The Patriot Ball featured six Medal of Honor recipients, ice sculptures, a 50-foot American flag and a call for help for those veterans and active duty service members needing mental health resources.
CANTON Three men went to Vietnam in 1969 to serve their country. All three risked their life to help their comrades. All three were awarded the Medal of Honor in October 1973.
But all three didn't adjust well to life back home.
For Gary Littrell, retired U.S. Army command sergeant major who had bolstered a besieged battalion, the adjustment was easy. He said he was able to “turn the Vietnam switch off and the come home switch on.”
Gary B. Beikirch, a retired sergeant and special forces medic who tended to wounded soldiers even after suffering a spinal injury that left him temporarily paralyzed, the adjustment required him to be alone, really alone. He tried to go to college but after being taunted by classmates, Beikirch turned a cave in a New Hamshire park into his home. He lived there for two years.
Kenneth Kays, a former Army medic who continued to treat others despite being seriously wounded in the leg, died by suicide at age 42 in 1991. After leaving the service, Kays, the only person to receive the Medal wearing civilian clothing, struggled with addiction and had difficulty adjusting to the responsibility of receiving the most prestigious personal military award.
“I think the Medal killed him,” Littrell said Saturday.
Littrell, the keynote speaker at The Patriot Ball, implored the more than 600 people gathered at the Canton Memorial Civic Center to help prevent suicides among veterans and active duty service members by speaking up when the notice something amiss. He estimates that roughly 20 veterans and three active duty service members die each day by suicide.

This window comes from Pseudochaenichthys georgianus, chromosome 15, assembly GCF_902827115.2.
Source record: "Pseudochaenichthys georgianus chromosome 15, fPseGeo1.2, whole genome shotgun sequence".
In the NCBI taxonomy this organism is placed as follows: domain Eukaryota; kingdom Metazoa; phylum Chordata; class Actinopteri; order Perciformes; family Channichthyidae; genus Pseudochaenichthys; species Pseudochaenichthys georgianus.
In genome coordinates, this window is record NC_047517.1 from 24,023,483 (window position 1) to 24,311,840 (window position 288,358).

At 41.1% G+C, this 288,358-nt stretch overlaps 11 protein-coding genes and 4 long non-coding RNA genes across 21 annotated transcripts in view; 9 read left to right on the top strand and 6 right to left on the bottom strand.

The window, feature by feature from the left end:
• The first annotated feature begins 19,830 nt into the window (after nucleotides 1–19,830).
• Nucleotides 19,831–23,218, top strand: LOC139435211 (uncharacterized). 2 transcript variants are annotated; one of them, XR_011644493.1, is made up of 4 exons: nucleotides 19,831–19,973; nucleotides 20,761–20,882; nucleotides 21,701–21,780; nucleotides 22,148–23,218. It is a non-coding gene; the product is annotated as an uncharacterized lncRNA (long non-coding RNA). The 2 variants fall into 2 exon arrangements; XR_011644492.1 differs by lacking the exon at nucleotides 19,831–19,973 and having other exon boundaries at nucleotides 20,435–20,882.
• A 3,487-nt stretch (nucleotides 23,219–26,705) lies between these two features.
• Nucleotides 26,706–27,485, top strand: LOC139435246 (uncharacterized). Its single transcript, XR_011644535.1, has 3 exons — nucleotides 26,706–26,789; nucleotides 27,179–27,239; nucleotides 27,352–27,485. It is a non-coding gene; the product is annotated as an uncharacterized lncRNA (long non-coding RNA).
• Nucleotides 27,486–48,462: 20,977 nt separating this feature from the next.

“Help is there,” he said. “The numbers are too high.”
About the event
The Patriot Ball is an annual fundraiser for the Patriot Project, which aims to heal veterans, active military and their families, and Gold Star dependents through chiropractic techniques and nutrition instead of relying on pain pills and mood-changing drugs.
The event, which included a grand entrance with a 50-foot American flag hanging between two fire trucks, recognized six of the 74 living Medal of Honor recipients, as well as veterans, active duty service members and first responders.
“It’s a night to honor those that keep us free and those that keep us safe,” said Timothy Novelli, a North Canton chiropractor and founder of the Patriot Project. “We love and are grateful for their service.”
The event also was a celebration of a milestone for The Patriot Project. The organization started with a goal of recruiting 6,000 chiropractic physicians to treat the military, their families, wounded veterans and Gold Star dependents. It recently surpassed 9,000 chiropractic physicians providing care.
But many more chiropractors are needed, Novelli said.
“We need 20,000-25,000,” Novelli said. “We are on the front lines to stem the scourge of opioid addiction."
Dr. William Morgan, a veteran and chiropractor who practices at Bethesda's National Naval Medical Center, said more chiropractors also are needed in the U.S. military, which employs fewer than 100 chiropractors as subcontractors. He said he's treated the leaders in the White House, Congress and the Veterans Administration, but is dismayed that a service member in Okinawa doesn't have access to a chiropractor.
“What should be good for our leaders should be good for all of our men and women in service," he said. "… My own children in uniform must go get paid chiropractic care with their own money because it is so inaccessible under the current system (in the military).”
Reach Kelli at 330-580-8339 or firstname.lastname@example.org.
On Twitter: @kweirREP